Better results were achieved by using water containing 20 mM ammonium formate as solvent A and a mixture of isopropanol:acetonitrile:20 mM of ammonium formate (60:36:4 v/v/v) containing formic acid 0.1% as solvent B. The relatively low pH, achieved by using formic acid, allowed minimal tailing of FFAs (free fatty acids) due to the interaction of an ionized carboxyl function with free silanol sites on the LC column packing. The chromatographic pattern obtained partially fitted to the well-known model used for TAGs identification in RP-LC, where the retention of lipids increases proportionally to their Equivalent Carbon Number (ECN).4-6 The chromatographic LC method proposed was suitable, without any adjustments, to be used with both ESI and APCI interfaces. In such a way, two chromatographic profiles, perfectly equivalent in terms of retention times, were obtained. Complementary MS information can be extrapolated for a comprehensive and detailed characterization of each single sample.
The lipid extract from human plasma was analyzed by using the described UHPLC-ESI/APCI-qMS method. Starting from polar lipids, free fatty acid (FFA), and lysophospholipid (LPL) species, to non-polar lipids, triacylglycerols (TAG), and cholesterol esters (CE), all lipids elute within a 20 minute window. Figure 1 shows TIC (+) chromatogram by RP-UHPLC-APCI-MS of a human plasma sample. Figure 2 shows the mass spectra of PC-18:2/16:0 (FAs in phospholipids follow the nomenclature previously proposed for TAGs, not considering sn-position) from a human plasma sample using ESI and APCI interfaces in both positive and negative ionization modes.6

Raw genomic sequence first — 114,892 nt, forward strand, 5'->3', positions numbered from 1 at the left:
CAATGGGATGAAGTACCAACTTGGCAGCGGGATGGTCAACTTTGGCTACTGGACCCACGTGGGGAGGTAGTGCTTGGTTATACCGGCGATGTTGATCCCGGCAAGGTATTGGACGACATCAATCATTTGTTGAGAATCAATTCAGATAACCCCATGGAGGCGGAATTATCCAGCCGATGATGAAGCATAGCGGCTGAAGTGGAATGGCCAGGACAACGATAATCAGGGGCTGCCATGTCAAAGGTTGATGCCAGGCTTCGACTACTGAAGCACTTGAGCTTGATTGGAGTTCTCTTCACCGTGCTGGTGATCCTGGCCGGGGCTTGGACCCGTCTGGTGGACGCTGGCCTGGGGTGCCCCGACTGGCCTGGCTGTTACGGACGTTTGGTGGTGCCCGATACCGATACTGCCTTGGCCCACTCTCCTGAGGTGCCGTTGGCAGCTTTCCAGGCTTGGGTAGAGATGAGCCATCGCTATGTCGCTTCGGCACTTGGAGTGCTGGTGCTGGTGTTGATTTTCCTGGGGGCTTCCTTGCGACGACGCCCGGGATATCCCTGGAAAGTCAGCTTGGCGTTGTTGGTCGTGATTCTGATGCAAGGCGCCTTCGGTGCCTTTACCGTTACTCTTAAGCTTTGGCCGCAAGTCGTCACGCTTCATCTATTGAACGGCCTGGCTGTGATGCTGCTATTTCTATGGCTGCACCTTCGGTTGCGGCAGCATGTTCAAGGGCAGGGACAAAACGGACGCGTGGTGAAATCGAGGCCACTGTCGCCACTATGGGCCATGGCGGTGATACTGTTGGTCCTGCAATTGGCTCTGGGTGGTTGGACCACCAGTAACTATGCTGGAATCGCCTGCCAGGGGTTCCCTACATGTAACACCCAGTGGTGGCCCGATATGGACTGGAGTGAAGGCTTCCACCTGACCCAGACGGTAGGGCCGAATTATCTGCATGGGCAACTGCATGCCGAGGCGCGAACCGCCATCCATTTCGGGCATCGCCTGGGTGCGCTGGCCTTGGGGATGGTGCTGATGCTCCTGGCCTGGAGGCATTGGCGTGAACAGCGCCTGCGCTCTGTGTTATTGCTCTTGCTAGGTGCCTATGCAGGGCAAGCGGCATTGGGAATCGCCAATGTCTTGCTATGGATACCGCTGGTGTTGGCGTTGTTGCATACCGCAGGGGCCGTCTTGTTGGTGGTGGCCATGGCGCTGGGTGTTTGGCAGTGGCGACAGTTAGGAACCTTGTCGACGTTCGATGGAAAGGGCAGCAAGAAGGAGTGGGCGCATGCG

While ESI shows related molecular ions, both in positive and negative ion modes, APCI shows as base peak, in positive ion mode, the diacylglycerol specie due to the loss of head polar group [M-head polar group]+ (head polar group: 183 m/z), followed by different related molecular ions.
[M+H]+, [M+H-CH2]+, and [M+Na-CH2]+. In negative ion mode, a set of four parent ions [M-CH3]-, [M-60]- (loss of trimethylamine group), [M-86]- (loss of choline residue group), and an undefined ion, [M-72]-, related to a partial choline fragmentation, were observed. The simultaneous loss of choline residue (86 m/z) and a fatty acid from the backbone of glycerol allowed the characterization of fatty acids profile into PCs species.
The proposed splitless method can be a comprehensive platform for lipidomics studies. It can be applied without any modification in chromatographic conditions (mobile phase composition and/ or flow rate), coupled to both ESI and APCI interfaces. Such a chromatographic method can be easily reproduced. Although the sensitivity of APCI-MS is usually less than ESI-MS when a buffer is added to the mobile phase, the structural information to be gleaned from the fragmentation is well worth the trade off in sensitivity. However, in some cases, ESI is an indispensable complement to APCI when lipids containing oxygen functional groups are investigated, or for confirming related molecular ions that are generally less expressed by APCI. LC-qMS can be a valid, simple, and economical technique for lipidomics studies, and can provide similar information compared to more sophisticated techniques.